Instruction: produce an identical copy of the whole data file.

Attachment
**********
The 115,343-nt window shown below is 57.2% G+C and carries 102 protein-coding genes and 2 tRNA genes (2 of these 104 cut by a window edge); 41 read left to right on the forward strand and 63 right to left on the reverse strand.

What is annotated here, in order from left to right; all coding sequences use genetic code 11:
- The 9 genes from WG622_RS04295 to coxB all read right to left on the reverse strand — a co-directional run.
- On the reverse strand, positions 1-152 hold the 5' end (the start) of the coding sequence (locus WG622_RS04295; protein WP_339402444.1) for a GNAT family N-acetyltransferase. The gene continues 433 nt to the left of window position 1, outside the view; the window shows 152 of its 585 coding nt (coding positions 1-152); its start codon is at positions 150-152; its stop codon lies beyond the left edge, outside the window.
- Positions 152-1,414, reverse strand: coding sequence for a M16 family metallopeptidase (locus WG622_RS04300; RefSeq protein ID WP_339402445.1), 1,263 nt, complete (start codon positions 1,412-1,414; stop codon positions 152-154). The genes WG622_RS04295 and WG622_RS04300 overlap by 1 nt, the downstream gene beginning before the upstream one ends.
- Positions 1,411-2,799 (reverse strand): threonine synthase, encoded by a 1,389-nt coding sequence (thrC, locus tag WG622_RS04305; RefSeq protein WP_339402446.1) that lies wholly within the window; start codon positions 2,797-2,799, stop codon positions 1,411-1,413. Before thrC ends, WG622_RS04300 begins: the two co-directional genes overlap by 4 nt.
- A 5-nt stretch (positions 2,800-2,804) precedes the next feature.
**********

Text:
The 115,343-nt window shown below is 57.2% G+C and carries 102 protein-coding genes and 2 tRNA genes (2 of these 104 cut by a window edge); 41 read left to right on the forward strand and 63 right to left on the reverse strand.

What is annotated here, in order from left to right; all coding sequences use genetic code 11:
- The 9 genes from WG622_RS04295 to coxB all read right to left on the reverse strand — a co-directional run.
- On the reverse strand, positions 1-152 hold the 5' end (the start) of the coding sequence (locus WG622_RS04295; protein WP_339402444.1) for a GNAT family N-acetyltransferase. The gene continues 433 nt to the left of window position 1, outside the view; the window shows 152 of its 585 coding nt (coding positions 1-152); its start codon is at positions 150-152; its stop codon lies beyond the left edge, outside the window.
- Positions 152-1,414, reverse strand: coding sequence for a M16 family metallopeptidase (locus WG622_RS04300; RefSeq protein ID WP_339402445.1), 1,263 nt, complete (start codon positions 1,412-1,414; stop codon positions 152-154). The genes WG622_RS04295 and WG622_RS04300 overlap by 1 nt, the downstream gene beginning before the upstream one ends.
- Positions 1,411-2,799 (reverse strand): threonine synthase, encoded by a 1,389-nt coding sequence (thrC, locus tag WG622_RS04305; RefSeq protein WP_339402446.1) that lies wholly within the window; start codon positions 2,797-2,799, stop codon positions 1,411-1,413. Before thrC ends, WG622_RS04300 begins: the two co-directional genes overlap by 4 nt.
- A 5-nt stretch (positions 2,800-2,804) precedes the next feature.